Apparently, this letter weighed more than one ounce, but not more than two ounces. Eight cents in postage were applied and a blue "8" was written on the front of the envelope. This time it seems apparent that this was the amount of postage required.
If you have mailed a batch of things recently and there were people waiting, you may have had a postal clerk calculate the amount of postage needed and then write the amount on each item. You would pay the total and they would apply the postage later based on the total written there once the line of waiting customers was gone. It isn't hard to guess that this may have been exactly what happened here.
As is the case for each of the items I shared today, this letter has more to the story. The destination was initially in Christiania (now Oslo) and the letter was forwarded by the Grand Hotel to Goteborg. Is it possible that the blue "8" had something to do with that part of the letter's journey?
Yes, it is. But, if it is, I have not yet figured out how it would fit. So, until I get to the point where I find out otherwise, I'll stick with my current story.
After all, I am still learning - which is another of the things that appeal to me about this hobby.
And there you have it - another Postal History Sunday in the books! I hope you enjoyed this little foray into a hobby I enjoy and I hope you also learned something new in the process.
Quick Responses to Questions
I had an additional question asked since last Sunday and I thought I'd do a short answer at the end of this PHS as well.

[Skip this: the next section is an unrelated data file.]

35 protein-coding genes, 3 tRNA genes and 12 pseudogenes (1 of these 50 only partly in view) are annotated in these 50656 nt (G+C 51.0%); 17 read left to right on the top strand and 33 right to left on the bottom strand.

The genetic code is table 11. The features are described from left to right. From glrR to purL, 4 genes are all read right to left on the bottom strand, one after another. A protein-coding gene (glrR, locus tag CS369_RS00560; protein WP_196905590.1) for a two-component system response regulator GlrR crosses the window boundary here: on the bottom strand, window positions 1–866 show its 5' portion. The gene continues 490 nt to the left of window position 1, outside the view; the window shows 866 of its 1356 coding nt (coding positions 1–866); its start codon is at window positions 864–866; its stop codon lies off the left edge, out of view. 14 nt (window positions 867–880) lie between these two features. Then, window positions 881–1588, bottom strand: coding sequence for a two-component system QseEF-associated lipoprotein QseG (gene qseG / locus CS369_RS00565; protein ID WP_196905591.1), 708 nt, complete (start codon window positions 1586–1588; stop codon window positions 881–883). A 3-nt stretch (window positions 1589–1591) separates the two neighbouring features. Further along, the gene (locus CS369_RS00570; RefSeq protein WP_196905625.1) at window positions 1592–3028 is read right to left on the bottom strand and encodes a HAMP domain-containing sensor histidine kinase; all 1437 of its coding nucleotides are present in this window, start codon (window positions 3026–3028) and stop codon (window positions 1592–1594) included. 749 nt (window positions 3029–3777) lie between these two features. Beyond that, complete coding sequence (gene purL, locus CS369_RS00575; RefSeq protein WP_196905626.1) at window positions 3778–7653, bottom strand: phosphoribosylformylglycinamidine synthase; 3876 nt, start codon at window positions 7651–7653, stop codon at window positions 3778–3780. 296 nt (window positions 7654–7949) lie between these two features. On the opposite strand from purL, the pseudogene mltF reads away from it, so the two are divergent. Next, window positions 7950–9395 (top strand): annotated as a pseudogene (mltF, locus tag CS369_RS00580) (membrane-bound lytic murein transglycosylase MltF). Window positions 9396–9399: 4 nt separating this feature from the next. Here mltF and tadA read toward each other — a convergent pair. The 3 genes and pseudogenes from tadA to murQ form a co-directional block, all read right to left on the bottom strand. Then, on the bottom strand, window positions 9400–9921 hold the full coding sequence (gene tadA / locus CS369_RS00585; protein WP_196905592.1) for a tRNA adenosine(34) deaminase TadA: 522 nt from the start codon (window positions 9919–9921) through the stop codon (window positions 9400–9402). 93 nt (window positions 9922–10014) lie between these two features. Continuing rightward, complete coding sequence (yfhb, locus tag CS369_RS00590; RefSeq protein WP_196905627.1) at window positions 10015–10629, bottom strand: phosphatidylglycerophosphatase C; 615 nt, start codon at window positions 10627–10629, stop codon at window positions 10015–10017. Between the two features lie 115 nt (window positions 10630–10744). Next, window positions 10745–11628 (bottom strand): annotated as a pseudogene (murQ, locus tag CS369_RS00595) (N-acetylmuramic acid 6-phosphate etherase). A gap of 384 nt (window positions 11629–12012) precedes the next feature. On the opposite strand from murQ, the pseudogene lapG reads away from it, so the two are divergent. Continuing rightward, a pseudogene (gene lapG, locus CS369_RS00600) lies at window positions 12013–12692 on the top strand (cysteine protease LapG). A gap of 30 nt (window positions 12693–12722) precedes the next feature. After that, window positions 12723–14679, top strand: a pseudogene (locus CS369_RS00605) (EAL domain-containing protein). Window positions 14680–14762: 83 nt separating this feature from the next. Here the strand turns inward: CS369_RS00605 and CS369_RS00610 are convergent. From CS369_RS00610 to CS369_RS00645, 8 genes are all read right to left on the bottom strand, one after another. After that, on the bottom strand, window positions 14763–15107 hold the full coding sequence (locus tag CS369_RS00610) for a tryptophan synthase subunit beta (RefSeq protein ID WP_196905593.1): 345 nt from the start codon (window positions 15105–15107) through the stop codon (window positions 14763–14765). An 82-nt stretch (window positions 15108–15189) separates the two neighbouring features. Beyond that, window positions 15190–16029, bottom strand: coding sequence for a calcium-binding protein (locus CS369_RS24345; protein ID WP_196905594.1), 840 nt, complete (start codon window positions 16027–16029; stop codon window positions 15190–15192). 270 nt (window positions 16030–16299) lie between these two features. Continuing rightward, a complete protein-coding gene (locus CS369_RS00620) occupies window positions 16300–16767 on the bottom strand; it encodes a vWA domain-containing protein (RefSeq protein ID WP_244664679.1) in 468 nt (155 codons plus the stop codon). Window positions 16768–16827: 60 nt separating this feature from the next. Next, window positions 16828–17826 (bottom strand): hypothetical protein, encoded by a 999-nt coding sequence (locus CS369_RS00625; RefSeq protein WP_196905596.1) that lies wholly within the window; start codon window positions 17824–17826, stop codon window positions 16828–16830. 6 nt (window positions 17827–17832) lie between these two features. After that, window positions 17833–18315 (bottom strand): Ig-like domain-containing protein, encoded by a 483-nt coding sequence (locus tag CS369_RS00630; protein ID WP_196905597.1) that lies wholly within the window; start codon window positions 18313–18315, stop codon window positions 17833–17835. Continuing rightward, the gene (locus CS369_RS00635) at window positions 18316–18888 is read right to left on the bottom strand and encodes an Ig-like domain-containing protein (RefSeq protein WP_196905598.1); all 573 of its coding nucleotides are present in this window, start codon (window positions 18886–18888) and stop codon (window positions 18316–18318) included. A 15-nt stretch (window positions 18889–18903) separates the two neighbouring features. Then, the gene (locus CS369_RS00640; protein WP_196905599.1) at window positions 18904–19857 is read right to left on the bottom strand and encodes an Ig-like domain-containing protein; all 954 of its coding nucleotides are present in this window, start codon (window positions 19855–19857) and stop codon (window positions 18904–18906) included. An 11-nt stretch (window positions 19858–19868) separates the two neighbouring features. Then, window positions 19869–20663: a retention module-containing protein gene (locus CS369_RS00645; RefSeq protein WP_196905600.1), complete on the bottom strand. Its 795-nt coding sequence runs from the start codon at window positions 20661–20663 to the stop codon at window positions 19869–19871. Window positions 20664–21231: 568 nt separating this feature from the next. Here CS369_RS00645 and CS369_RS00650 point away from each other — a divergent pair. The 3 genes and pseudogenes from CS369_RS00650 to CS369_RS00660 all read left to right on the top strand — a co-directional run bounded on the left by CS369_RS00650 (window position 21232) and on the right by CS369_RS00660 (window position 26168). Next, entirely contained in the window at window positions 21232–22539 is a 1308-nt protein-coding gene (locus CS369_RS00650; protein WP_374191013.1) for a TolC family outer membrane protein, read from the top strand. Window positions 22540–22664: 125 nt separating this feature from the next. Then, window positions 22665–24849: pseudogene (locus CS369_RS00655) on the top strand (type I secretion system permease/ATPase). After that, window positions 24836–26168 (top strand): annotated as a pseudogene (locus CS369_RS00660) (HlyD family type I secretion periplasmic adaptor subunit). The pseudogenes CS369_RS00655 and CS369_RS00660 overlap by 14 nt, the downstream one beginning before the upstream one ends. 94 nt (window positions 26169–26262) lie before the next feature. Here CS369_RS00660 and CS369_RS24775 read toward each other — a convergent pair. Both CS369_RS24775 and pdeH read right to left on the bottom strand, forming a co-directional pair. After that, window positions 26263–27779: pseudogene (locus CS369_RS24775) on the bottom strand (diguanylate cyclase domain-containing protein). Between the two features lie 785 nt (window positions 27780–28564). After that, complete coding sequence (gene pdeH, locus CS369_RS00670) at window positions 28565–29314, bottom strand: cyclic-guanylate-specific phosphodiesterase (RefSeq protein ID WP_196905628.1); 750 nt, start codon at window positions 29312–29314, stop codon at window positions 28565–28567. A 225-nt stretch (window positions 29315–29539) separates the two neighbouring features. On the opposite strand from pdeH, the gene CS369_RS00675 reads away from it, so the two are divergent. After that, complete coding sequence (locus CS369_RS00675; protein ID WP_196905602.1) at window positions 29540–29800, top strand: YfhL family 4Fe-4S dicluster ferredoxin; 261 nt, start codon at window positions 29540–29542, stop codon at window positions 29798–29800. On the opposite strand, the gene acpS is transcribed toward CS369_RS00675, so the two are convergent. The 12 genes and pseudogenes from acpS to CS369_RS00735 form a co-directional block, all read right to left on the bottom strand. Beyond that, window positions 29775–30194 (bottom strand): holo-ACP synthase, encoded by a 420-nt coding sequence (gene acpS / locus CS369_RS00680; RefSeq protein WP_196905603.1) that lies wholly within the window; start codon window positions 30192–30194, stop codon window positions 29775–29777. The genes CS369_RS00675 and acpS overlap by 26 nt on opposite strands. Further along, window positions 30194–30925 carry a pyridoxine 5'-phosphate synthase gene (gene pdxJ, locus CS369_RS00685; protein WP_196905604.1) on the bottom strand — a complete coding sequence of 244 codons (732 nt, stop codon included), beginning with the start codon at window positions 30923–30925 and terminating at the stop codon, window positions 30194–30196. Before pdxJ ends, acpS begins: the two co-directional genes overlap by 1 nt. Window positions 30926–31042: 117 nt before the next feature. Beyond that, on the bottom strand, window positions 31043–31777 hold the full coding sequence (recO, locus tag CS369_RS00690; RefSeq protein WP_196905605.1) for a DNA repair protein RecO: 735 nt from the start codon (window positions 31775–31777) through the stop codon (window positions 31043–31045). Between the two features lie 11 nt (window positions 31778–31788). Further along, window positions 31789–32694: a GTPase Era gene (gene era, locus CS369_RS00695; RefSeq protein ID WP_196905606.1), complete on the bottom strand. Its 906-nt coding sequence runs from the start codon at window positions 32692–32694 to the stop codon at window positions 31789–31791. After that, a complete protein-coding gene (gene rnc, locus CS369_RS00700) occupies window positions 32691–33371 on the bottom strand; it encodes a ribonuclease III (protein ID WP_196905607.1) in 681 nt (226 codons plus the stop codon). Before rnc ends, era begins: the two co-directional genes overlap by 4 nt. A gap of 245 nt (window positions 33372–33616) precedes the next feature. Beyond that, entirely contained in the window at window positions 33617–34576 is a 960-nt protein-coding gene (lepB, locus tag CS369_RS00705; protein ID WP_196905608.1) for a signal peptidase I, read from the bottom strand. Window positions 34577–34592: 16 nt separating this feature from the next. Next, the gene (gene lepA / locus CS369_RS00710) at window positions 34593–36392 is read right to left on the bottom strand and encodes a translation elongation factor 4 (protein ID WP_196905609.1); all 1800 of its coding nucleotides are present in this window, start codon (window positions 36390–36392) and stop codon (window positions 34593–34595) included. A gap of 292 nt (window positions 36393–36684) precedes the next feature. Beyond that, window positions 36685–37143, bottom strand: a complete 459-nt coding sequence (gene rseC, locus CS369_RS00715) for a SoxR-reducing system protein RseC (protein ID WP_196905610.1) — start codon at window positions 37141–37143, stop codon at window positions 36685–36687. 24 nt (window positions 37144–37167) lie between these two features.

Who is your audience? Are you writing for people who are already postal historians or are you trying to get people to join the hobby?
My primary answer is that I am writing these Postal History Sunday blogs for anyone who reads them and finds them enjoyable. I am aware of several people who have indicated that they like these blogs, but they do not intend to join the ranks of the hobbyist. I am also aware of others who are respected postal historians and philatelists that have also enjoyed some of these posts too.
In the end, I like to write things to facilitate learning - both mine and yours. And, I like to put nuggets in each post that might appeal to all sorts of people.
An individual who likes postal history, but is at the stage of learning I was at a few years ago might have an "AHA!" moment as they finally find out what some of those numbers are on something they have in their collection.
Meanwhile, someone else will say, "Wow, I didn't know people could send mail prepaid or unpaid - that's different!"
An advanced postal historian might appreciate seeing the effective dates for a particular rate period or details about how a particular rate was calculated.
And others just like the ride.
Whatever your reason, I hope you enjoyed this entry and I hope to see you again next week.